Robert Truax (1917-2010) was one of the great originals of American rocketry and a major proponent and inventor of ultra-low-cost rocket engine and vehicle concepts. A longtime member of the American Rocket Society (serving as its president in 1957,) He received the Robert H. Goddard award for outstanding work in liquid propellant rockets as well as the Legion of Merit citation for his conceptual work on making the "Polaris" guided-missile submarine a primary naval weapon. Truax was also inducted into the Air Force Space and Missile Pioneers Hall of Fame in 2003.
Inspired by Robert Goddard, Truax began building rockets when he was a teenager in California. From 1936 to 1939, while enrolled at the United States Naval Academy, he tested liquid-fueled rocket motors. During the late 1940s, he organized the US Naval Missile Test Center's propulsion laboratory at Point Mugu, California, and headed rocket development within the Navy's Bureau of Aeronotics where he advanced the concept of a staged combustion system upon which the Space Shuttle's main engines would eventually rely. In 1946, Truax led a team that interrogated the rocket engineer for Nazi Germany, Wernher von Braun.
By 1955, however, his proposal for a submarine-launched ballistic missile had failed to win Navy approval and he joined the Air Force's newly established Western Development Division (WDD) From 1955 to 1958, Captain Truax headed the Thor intermediate-range ballistic missile (IRBM) development program. Truax studied the sea launching of rockets, such as the Sea Bee and Sea Horse projects. In 1959 he retired as a Captain, and headed the Aerojet-General Advanced Development Division and Aerojet's Sea Dragon project in the Advanced Development Division until leaving in 1967. In 1966 Robert Truax founded Truax Engineering Inc. (TEI,) which studied sea launch concepts similar to the earlier Sea Dragon—the Excalibur, the SEALAR (Sea Launched Rocket,) and the Excalibur S. Here his low-cost booster program plan was elaborated and further studied, but he was again unable to interest NASA or the USAF in the concept of cheap access to space.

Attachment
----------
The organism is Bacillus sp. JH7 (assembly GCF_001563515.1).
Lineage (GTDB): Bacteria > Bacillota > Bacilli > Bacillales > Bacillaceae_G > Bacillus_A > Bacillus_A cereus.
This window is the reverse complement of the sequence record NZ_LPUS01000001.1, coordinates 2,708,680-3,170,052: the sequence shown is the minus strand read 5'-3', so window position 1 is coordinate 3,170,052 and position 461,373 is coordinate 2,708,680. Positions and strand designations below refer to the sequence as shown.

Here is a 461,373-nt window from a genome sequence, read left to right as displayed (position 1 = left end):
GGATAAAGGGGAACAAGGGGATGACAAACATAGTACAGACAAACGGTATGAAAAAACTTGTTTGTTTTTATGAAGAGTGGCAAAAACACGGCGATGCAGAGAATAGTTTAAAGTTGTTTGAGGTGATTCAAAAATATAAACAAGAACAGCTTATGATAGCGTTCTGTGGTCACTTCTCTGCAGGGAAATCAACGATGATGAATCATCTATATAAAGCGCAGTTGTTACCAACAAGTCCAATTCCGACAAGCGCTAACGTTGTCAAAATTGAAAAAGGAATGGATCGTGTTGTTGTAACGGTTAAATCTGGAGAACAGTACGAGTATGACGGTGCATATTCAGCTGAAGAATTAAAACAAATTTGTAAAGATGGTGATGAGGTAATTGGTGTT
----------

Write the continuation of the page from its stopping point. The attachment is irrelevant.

In the 70's and early 80's, Truax, heretofore prominent in scientific communities, emerged in popular culture. Literally building rockets from his own backyard in Saratoga, Truax built both of Evel Knievel's "Skycycles" for his 1974 for attempt to jump the Snake River Canyon. He later competed in the original X-prize competition to send a private astronaut into suborbital flight.
Robert Truax, died on September 17 aged 93, as a key figure in the rocket research that took America into the space age, while also being an inspiration to the do-it-yourself, back-yard amateur.